Being out in the countryside with my dogs gives me time to think. I’ve learnt the pleasure of solitude without being lonely, and that’s a good feeling for me.

Welcome to "Man with two dogs" - the family website for dog owners and dog walkers.

This is my countryside diary which appears each Saturday in the Dundee Courier newspaper.

Life in the dead of winter

February 10th, 2018

Initial Import 689ESCAPING FROM the winter weather I took Inka for a walk in the shelter of the woods beside Capo Quarry lying just off the Lang Stracht, the long, straight road running from the Upper Northwaterbridge to the foot of the Glenesk road. The woods are criss-crossed with roe deer tracks and there’s plenty of interest for dogs.

A sharp crack caught my attention and from the corner of my eye I saw a tree fall to the ground. Being me, I had to investigate!

An old pine trunk whose top half had snapped off in some long-forgotten gale lay on the ground. Scattered round the base were fragments of rotten wood. If I hadn’t looked closer I might have assumed it had finally surrendered to the ravages of old age and the elements.

I noticed that the core of the tree had been cleanly sawn through with a bush saw – for there had been no sound of a chainsaw. There was no sign of the intrepid lumberjack, just a whiff of guilt hanging on the air. The vanishing woodsman could have spared himself a crise de conscience for I wasn’t going to lecture him for taking what I would call nature’s bounty and had no better use than to be chopped up and burnt in his wood burning stove.

But the tinder dry, rotten wood gave me the idea of resurrecting the stoorer I made for grandson James some fifteen years ago.

Take an empty Lyle’s Golden Syrup tin and bash a number of holes in the sides with a wide bladed screwdriver or something similar. Thread a piece of stiff wire, about 30 inches long, through two holes opposite each other at the top of the tin to form a handle.

Scrunchle up small balls of paper into the bottom of the tin. Fill the tin with the tinder wood and put the lid on tightly. Light the paper through a hole at the foot of the tin and blow through the holes until the wood begins to smoulder and the stoorer begins to smoke. Then wander round the garden, swinging the stoorer round your head, until the wood has burnt up and the stoor stops smoking. Don’t forget the tin gets hot.

And what’s the object of this ploy? In my case it was to keep a grandson entertained, but a member of the audience at a talk I gave suggested the idea might have originated as a practical countryman’s beekeeping smoker which would have been cheaper than buying a custom-made one.

A member of the audience at another talk given in Fife told me that he grew up in the mining village of Rosie between Buckhaven and East Wemyss – the Rosie pit is long closed and the village has been absorbed into East Wemyss. But the village youngsters filled their stoorers with chips of coal and warmed their hands at them in winter.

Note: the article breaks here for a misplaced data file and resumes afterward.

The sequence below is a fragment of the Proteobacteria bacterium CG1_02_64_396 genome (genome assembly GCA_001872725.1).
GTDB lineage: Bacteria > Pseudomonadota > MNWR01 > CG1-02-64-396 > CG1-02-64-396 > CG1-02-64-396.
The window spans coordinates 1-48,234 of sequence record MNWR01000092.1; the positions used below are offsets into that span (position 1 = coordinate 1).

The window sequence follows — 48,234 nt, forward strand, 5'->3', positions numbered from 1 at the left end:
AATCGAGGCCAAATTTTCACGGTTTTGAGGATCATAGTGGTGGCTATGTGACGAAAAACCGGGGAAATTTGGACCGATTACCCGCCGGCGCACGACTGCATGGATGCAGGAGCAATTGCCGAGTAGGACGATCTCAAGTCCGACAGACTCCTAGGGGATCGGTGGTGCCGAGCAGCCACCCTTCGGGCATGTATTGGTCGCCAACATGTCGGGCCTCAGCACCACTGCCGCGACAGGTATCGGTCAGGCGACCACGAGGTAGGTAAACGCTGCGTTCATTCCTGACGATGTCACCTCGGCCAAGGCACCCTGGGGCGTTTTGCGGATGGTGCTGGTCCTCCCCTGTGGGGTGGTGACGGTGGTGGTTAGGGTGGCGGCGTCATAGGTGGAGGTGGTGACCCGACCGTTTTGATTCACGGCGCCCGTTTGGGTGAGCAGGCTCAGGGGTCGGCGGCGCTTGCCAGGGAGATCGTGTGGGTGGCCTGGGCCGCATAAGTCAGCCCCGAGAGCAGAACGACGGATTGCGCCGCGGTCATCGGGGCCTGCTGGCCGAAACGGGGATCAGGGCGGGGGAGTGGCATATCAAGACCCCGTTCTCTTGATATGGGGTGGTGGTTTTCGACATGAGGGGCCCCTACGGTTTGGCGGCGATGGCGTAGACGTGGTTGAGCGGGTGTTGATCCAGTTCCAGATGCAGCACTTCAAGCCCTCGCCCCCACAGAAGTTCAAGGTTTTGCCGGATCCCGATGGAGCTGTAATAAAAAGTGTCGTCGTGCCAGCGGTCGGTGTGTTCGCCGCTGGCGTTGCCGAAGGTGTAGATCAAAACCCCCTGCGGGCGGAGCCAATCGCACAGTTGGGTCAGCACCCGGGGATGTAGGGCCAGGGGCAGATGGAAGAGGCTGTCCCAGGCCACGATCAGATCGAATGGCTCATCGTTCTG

Pigeon post
From the number of preened feathers clinging to branches it was clear that the Capo woods have been a favourite roost for the pigeons over the winter. About 3 o’clock they began to fly in and the woods resounded to their constant cooing, three long tones followed by two short – coo-coo-coo-co-co.

They will have been feeding hard all day to maintain body heat throughout the night, but the dense spruce foliage provides extra protection from chill winds. Once a roosting pigeon has fluffed up its feathers to create an insulating layer of warm air it will survive a considerable drop in temperature overnight.

There are social benefits too. Roosting in numbers creates a sense of safety in numbers. And it seems generally accepted that there is an information exchange of where the best feeding sites are so that pigeons which have had poor pickings one day can join the feeding parties of more successful birds the next.

Dram good curling
Monday’s edition of this paper had a page of photographs of curling outdoors – as the ‘roarin’ game’ originated – going back to 1959. They brought back a memory that still makes me smile.

The Doyenne and I both played for Dun Curling Club, the name reflecting its association with House of Dun and Duns Dish, the shallow loch lying to the north of the house. More than forty years ago the Dish froze hard enough to hold an outdoor bonspiel (curling match).

Two carloads of curlers came down from Stonehaven, accompanied by the non-playing father of one of the drivers. The father visited all the rinks throughout the afternoon, so much enjoying the hospitality of the ‘brotherhood of the ice’ that he finally sat down beneath a tree and fell sound asleep.

When the bonspiel finished the curlers from Stonehaven drove home, each assuming the father was in the other car.

The father awoke to the curler’s worst nightmare – the whisky was gone, he was alone and it was dark. The son got home to the horror of having abandoned his father. An anxious dash back to Duns Dish and, happily, father and son were quickly reunited.

Written on Saturday, February 10th, 2018 at 5:48 pm for Weekly.